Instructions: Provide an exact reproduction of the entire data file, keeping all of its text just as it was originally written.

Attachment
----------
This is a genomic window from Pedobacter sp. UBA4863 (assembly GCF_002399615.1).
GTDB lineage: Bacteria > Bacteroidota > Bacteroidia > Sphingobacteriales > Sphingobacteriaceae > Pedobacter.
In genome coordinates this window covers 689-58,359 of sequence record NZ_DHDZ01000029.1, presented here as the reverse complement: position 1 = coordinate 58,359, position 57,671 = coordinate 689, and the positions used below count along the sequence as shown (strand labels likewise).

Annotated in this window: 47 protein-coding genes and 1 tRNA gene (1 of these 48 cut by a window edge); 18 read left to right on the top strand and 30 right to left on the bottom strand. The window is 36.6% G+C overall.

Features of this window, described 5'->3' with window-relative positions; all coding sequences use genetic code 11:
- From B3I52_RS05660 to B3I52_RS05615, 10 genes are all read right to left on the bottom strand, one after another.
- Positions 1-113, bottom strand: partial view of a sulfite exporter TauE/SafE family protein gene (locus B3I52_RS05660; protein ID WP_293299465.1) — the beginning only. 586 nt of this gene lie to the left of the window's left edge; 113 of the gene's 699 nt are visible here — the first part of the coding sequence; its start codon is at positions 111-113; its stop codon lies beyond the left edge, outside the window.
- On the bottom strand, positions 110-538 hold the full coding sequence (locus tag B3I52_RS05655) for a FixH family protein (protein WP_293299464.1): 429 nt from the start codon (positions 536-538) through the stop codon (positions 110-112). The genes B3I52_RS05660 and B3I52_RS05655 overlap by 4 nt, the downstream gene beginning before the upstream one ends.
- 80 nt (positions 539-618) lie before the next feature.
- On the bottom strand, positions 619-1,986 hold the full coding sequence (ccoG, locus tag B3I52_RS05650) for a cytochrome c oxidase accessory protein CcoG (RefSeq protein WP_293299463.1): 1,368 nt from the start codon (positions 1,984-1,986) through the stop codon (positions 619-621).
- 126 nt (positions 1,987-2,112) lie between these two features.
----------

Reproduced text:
This is a genomic window from Pedobacter sp. UBA4863 (assembly GCF_002399615.1).
GTDB lineage: Bacteria > Bacteroidota > Bacteroidia > Sphingobacteriales > Sphingobacteriaceae > Pedobacter.
In genome coordinates this window covers 689-58,359 of sequence record NZ_DHDZ01000029.1, presented here as the reverse complement: position 1 = coordinate 58,359, position 57,671 = coordinate 689, and the positions used below count along the sequence as shown (strand labels likewise).

Annotated in this window: 47 protein-coding genes and 1 tRNA gene (1 of these 48 cut by a window edge); 18 read left to right on the top strand and 30 right to left on the bottom strand. The window is 36.6% G+C overall.

Features of this window, described 5'->3' with window-relative positions; all coding sequences use genetic code 11:
- From B3I52_RS05660 to B3I52_RS05615, 10 genes are all read right to left on the bottom strand, one after another.
- Positions 1-113, bottom strand: partial view of a sulfite exporter TauE/SafE family protein gene (locus B3I52_RS05660; protein ID WP_293299465.1) — the beginning only. 586 nt of this gene lie to the left of the window's left edge; 113 of the gene's 699 nt are visible here — the first part of the coding sequence; its start codon is at positions 111-113; its stop codon lies beyond the left edge, outside the window.
- On the bottom strand, positions 110-538 hold the full coding sequence (locus tag B3I52_RS05655) for a FixH family protein (protein WP_293299464.1): 429 nt from the start codon (positions 536-538) through the stop codon (positions 110-112). The genes B3I52_RS05660 and B3I52_RS05655 overlap by 4 nt, the downstream gene beginning before the upstream one ends.
- 80 nt (positions 539-618) lie before the next feature.
- On the bottom strand, positions 619-1,986 hold the full coding sequence (ccoG, locus tag B3I52_RS05650) for a cytochrome c oxidase accessory protein CcoG (RefSeq protein WP_293299463.1): 1,368 nt from the start codon (positions 1,984-1,986) through the stop codon (positions 619-621).
- 126 nt (positions 1,987-2,112) lie between these two features.